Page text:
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Times (London)
5 February 1892

OBITUARY.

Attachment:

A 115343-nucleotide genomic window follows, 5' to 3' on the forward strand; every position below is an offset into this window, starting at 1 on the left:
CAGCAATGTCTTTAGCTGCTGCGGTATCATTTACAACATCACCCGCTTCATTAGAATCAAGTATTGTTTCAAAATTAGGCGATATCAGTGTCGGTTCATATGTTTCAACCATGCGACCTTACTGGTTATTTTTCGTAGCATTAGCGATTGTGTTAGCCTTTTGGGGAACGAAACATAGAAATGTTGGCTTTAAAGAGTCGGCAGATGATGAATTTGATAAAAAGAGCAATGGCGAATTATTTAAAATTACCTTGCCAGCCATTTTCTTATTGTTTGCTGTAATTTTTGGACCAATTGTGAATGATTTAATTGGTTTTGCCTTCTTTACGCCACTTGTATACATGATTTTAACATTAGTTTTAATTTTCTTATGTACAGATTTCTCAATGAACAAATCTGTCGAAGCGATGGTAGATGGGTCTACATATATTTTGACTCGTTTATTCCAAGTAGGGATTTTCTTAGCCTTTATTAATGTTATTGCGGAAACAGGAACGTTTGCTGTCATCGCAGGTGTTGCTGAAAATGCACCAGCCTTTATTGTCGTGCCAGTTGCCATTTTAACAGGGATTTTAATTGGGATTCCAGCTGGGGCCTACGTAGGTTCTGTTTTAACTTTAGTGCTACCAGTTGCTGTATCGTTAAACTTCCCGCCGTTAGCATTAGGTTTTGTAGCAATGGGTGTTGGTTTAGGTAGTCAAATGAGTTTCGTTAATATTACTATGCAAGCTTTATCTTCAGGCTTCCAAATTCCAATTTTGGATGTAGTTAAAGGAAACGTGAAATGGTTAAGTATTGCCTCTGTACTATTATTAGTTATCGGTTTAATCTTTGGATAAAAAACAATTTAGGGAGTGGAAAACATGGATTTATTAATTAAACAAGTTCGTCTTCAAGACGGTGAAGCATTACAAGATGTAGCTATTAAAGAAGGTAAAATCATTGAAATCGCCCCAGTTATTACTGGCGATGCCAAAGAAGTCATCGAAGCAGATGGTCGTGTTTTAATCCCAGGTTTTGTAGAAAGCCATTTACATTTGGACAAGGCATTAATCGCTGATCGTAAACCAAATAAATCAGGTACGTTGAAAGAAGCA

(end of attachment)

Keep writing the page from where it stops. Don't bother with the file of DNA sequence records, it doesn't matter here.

We much regret to announce the death in his 33d year of Mr. JAMES KENNETH STEPHEN, M.A., the younger son of Sir James Fitzjames Stephen. Mr. Stephen was educated at Eton and at King's College, Cambridge, where he obtained the Members' Prize in 1880 and the Whewell Scholarship in 1881, and, after taking his degree with a first class in the Historical Tripos and a second in the Law Tripos, he was elected a Fellow of his college. For a short time he was tutor to his Royal Highness the late Prince Albert Victor during his residence at Cambridge. Few men have left behind them, at school or college, a greater reputation for brilliant ability than Mr. Stephen, whose sayings and writings used to be quoted at Cambridge and at Eton with keen appreciation. After coming to London he started the Reflector, a weekly newspaper, and during its brief existence he himself wrote most of its articles-clever, original, and wayward compositions, which unluckily failed to command a sufficient audience. More recently he published two little volumes of poems, chiefly humorous, under the titles of "Lapsus calami" and "Quo, Musa, tendis?" and each of these met with considerable success. For some time before his death Mr. Stephen had been in ill-health, but until quite recently it was thought that he would recover.